Adolf Hitler shuffles around the tightly-packed briefing room, screaming at his generals that they are cowards, traitors, and scum.
Adolf Hitler is played by Swiss actor Bruno Ganz
"You studied for years at military academy - just to learn how to hold a knife and fork!" he rages, his hand shaking with Parkinson's disease.
This scene from The Downfall, the new German film on Hitler's last days in the bunker, shows Hitler as one might expect him.
But the film, on show across Germany from Thursday, has sparked controversy by also presenting another view of Hitler - a human one.
We see him showing tenderness to his secretary, and receiving a chocolate birthday cake from his mistress, and later wife, Eva Braun.
"He is a human being, not a psychopath. It is true that he was charming. He had his soft spots," said screenplay writer Bernd Eichinger.
"This is what makes the whole thing so dangerous, because there's an animal in all of us - that's the message of the movie," he added.
It is a message that has not gone down well with some sections of the German press.
"Should a monster be portrayed as a human being?" asked the tabloid newspaper Bild recently.
The rest of the media has been eagerly discussing the same question for weeks now, long before the film was even premiered.
"There is for instance one moment where we see Hitler cry, but I think if you want to have an intelligent film on his last days you shouldn't do it like that," said Cristina Nord, a culture critic for the Tageszeitung newspaper.
"It's important to make films about perpetrators, to show how they think. But seeing Hitler cry doesn't make me know what was going on there in the last days of the Third Reich," she added.
Made at a cost of 13.5m euros ($16.4m), The Downfall is one of the most expensive German films for years.
It juxtaposes the battle for Berlin with the claustrophobic world of the bunker. But it is the portrayal of Hitler that has received most attention.
At the press launch, Swiss actor Bruno Ganz set the tone when he said that he needed to feel some compassion for Hitler - for fractions of a second, as he put it - in order to play him.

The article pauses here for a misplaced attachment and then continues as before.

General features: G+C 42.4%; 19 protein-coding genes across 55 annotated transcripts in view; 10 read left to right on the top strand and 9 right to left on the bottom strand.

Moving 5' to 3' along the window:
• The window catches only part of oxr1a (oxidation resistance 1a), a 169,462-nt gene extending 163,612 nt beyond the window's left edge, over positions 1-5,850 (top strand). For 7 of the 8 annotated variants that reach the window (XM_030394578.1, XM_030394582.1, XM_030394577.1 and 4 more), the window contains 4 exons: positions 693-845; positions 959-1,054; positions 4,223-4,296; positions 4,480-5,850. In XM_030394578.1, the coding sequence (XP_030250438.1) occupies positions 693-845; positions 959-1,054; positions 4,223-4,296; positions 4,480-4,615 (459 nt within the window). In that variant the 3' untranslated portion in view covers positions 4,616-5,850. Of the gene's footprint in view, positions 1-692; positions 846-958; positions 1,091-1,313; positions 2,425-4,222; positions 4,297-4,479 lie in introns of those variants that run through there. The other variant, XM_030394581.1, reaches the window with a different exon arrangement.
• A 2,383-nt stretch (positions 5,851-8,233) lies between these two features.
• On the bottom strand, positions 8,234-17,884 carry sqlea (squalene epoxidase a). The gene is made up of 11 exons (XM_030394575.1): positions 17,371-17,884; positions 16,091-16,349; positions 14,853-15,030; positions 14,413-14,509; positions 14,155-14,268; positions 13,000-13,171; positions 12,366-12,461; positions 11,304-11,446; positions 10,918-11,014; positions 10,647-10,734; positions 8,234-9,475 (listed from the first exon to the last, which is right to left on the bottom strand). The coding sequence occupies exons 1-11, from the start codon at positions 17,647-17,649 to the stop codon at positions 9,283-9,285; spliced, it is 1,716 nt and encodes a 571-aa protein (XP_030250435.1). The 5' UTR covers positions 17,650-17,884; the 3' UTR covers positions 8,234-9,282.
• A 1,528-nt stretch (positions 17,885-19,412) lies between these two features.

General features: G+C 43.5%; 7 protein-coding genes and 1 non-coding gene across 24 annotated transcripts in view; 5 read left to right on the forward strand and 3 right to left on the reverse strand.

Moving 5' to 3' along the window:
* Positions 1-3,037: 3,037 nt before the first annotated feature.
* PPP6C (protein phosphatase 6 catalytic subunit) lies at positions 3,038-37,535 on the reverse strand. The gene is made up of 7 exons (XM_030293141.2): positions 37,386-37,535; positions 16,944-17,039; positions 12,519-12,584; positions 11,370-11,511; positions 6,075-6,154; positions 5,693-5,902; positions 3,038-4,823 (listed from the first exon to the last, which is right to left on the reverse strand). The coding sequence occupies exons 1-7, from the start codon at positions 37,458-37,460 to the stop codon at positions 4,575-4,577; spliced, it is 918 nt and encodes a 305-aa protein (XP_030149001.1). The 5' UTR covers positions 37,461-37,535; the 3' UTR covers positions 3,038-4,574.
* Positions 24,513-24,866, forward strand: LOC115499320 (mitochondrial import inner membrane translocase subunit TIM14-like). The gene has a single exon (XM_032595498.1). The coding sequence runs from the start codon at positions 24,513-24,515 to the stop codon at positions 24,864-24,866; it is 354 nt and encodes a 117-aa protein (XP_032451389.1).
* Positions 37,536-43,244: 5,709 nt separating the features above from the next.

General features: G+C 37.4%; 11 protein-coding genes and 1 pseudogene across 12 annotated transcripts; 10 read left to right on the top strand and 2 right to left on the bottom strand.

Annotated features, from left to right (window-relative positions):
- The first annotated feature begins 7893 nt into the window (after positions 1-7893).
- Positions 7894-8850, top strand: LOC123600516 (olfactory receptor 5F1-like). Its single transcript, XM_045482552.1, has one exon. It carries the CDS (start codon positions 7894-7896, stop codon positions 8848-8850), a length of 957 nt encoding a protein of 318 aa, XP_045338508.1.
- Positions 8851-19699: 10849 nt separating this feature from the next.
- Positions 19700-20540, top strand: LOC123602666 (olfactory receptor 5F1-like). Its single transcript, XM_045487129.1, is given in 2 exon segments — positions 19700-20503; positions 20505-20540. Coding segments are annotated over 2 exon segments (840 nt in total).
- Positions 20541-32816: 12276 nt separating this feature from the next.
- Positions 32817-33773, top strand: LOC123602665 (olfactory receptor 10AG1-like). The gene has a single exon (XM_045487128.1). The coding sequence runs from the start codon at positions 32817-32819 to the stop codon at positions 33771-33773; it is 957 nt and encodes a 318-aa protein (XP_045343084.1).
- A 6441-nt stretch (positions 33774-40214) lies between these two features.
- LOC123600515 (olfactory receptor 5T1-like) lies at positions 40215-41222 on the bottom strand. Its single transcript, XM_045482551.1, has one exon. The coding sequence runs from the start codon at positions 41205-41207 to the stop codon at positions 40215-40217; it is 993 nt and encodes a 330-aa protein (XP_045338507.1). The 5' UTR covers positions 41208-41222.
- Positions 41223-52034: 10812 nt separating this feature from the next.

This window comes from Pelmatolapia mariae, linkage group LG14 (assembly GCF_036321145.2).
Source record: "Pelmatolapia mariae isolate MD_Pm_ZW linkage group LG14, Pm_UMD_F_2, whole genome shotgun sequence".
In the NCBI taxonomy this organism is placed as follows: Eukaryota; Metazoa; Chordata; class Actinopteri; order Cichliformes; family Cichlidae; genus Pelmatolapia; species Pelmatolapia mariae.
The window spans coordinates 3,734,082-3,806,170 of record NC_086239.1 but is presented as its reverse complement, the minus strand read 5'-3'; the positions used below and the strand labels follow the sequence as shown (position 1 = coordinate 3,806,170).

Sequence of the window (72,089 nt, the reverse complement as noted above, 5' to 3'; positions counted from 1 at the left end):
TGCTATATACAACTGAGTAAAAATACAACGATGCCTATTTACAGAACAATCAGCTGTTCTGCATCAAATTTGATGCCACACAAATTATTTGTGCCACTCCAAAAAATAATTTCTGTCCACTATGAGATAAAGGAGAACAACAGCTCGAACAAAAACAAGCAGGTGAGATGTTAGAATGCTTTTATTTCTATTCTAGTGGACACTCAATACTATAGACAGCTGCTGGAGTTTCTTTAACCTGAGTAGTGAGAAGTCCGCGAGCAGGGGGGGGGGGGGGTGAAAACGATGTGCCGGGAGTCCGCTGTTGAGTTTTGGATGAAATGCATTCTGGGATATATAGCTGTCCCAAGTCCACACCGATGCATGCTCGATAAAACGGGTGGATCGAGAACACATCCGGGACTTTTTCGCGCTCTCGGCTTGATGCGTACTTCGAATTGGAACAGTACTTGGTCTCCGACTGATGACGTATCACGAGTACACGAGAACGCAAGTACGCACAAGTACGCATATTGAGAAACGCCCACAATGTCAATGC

"I cannot only hate this person," he said.
But for all the media debate - and a huge amount of hype - it is not the first time Hitler's last days have been dramatised in a German film.
In 1955 Georg Wilhelm Papst's film The Last Act was based on a screenplay by Erich Maria Remarque, author of All Quiet on the Western Front.
Remarque saw it as a way of reviving memories. Concerned about the creeping rehabilitation of Nazi functionaries in western Germany, he followed it up a year later with the essay Be Vigilant in the London Evening News.
Juliane Koehler played Hitler's wife Eva Braun
Other films followed. A 1970s film mixed fact and drama by including recorded comments from one of Hitler's servants.
But many critics argue The Downfall goes a step further in showing Hitler's private side.
Film historian Gertrud Koch believes it is a logical consequence of new documentaries in recent years that used previously unseen home movies of Hitler.
"There was a famous series where all these private films done by Eva Braun and the whole crew around Hitler were shown," she said.
"I think this tendency to see Hitler more like a kind of private person was created through this historical footage," he said.
One of the most harrowing scenes from The Downfall is where the wife of prominent Nazi Joseph Goebbels, Magda, poisons her own children. She is convinced there can be no future after National Socialism.
"Drink, drink!" she shouts, forcing her screaming child to take "medicine".
But we do not see Hitler's suicide. The film is supposed to be as authentic as possible, and Hitler killed himself alone in his room with Eva Braun.
The Downfall brings Hitler closer to us, but there are limits.